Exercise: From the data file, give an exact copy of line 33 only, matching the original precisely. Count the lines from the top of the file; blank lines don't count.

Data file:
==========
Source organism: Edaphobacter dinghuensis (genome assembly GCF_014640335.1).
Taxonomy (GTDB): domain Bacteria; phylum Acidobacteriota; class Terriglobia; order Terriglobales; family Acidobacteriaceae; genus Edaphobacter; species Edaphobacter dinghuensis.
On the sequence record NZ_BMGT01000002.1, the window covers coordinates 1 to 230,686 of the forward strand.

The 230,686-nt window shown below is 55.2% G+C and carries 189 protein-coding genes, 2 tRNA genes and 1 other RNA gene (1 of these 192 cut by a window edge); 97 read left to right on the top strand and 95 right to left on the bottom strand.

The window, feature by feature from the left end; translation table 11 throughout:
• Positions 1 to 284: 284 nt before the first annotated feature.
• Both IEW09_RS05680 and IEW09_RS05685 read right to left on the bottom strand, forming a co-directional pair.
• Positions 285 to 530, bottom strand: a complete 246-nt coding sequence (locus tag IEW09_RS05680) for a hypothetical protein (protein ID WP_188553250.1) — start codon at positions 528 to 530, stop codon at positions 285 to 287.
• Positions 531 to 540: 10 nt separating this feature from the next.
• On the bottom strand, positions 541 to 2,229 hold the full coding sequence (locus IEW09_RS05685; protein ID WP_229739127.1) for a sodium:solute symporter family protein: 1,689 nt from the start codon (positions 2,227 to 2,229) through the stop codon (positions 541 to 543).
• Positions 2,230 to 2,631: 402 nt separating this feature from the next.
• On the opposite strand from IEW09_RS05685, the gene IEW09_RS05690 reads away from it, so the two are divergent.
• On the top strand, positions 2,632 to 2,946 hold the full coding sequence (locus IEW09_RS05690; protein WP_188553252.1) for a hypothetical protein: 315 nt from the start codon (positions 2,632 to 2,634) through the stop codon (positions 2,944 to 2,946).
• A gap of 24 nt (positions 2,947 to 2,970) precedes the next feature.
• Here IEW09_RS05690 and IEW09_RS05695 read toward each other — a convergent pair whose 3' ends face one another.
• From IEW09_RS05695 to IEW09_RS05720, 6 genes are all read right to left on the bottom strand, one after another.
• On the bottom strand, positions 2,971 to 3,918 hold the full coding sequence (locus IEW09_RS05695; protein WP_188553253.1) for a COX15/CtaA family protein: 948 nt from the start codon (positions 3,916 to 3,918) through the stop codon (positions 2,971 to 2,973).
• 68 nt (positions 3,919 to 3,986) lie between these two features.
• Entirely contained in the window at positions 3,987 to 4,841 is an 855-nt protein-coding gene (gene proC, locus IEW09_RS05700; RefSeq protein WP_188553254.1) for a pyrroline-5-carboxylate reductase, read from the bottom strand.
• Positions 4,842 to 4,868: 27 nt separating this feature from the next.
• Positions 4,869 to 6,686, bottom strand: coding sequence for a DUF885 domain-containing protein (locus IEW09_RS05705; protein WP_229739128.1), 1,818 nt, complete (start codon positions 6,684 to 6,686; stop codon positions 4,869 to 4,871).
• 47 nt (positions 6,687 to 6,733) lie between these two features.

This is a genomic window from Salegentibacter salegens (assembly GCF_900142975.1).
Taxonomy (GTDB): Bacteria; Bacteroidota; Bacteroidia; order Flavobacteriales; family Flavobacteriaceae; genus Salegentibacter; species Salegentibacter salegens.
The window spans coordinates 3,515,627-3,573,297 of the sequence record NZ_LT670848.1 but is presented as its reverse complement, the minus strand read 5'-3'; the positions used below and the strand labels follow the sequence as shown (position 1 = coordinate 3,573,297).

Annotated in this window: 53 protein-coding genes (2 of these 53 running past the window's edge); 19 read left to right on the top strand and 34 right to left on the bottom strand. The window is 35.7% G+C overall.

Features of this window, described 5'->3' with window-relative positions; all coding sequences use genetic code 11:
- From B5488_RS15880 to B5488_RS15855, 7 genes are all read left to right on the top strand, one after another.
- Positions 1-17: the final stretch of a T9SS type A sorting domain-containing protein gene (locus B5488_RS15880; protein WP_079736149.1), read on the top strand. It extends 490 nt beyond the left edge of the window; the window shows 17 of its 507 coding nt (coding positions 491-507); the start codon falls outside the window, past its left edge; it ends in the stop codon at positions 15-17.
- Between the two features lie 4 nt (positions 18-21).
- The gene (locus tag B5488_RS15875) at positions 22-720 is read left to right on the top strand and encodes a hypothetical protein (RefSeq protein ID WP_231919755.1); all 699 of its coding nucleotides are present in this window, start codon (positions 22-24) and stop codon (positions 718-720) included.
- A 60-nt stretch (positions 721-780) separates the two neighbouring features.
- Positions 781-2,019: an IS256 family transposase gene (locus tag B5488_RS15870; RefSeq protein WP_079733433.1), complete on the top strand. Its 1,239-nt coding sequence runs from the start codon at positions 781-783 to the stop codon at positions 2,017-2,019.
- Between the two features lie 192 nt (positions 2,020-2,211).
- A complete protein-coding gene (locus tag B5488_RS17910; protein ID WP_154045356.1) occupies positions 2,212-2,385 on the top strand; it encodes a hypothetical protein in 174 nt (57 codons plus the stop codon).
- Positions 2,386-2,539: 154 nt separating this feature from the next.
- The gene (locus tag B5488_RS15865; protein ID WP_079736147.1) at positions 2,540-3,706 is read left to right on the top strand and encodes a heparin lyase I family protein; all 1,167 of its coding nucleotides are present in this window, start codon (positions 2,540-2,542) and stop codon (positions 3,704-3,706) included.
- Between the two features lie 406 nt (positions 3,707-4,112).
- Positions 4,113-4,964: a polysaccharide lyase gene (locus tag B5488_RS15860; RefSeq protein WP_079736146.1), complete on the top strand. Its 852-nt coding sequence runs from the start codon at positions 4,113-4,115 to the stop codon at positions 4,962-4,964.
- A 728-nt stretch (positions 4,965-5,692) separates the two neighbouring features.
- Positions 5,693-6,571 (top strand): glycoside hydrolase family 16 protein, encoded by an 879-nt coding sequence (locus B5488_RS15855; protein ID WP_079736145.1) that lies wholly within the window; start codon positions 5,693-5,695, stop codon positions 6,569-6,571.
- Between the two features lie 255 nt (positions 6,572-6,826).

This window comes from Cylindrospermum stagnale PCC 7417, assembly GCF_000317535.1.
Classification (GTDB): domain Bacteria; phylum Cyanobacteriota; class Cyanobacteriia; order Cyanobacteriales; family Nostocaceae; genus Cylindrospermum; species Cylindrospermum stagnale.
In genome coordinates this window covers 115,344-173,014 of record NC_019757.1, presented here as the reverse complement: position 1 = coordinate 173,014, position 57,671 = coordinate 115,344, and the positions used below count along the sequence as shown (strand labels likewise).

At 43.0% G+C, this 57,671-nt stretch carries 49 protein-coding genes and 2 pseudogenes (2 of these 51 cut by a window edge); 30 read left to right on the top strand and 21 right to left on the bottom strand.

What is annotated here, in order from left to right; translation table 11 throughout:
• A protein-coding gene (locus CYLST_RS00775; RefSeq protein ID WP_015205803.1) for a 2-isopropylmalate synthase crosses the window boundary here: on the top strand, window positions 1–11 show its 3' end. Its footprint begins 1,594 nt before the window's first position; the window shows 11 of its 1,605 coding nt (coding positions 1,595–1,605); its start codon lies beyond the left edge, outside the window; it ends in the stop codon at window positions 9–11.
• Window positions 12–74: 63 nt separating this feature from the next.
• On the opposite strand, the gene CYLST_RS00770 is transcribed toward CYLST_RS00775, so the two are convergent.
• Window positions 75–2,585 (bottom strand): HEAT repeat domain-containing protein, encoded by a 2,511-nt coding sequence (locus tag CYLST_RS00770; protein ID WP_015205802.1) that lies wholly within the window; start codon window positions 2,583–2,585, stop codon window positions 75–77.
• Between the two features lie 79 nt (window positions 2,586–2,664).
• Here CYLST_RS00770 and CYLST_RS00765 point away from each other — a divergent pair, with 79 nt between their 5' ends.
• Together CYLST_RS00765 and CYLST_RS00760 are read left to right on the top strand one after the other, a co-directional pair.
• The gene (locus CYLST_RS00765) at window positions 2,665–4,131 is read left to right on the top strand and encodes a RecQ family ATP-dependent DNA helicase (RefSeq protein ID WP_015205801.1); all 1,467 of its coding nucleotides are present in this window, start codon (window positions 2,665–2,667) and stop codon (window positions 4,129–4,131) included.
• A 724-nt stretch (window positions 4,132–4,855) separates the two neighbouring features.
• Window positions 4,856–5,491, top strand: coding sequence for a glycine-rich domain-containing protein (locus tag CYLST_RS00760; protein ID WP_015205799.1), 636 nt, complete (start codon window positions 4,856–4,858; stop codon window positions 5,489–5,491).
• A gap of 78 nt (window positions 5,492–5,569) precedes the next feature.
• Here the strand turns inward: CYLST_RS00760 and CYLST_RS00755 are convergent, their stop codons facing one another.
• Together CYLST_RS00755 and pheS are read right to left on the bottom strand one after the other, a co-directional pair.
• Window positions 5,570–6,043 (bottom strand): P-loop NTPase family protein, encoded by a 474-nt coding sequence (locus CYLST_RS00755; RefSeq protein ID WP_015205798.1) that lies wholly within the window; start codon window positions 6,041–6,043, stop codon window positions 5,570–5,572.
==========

- Positions 781-2,019: an IS256 family transposase gene (locus tag B5488_RS15870; RefSeq protein WP_079733433.1), complete on the top strand. Its 1,239-nt coding sequence runs from the start codon at positions 781-783 to the stop codon at positions 2,017-2,019.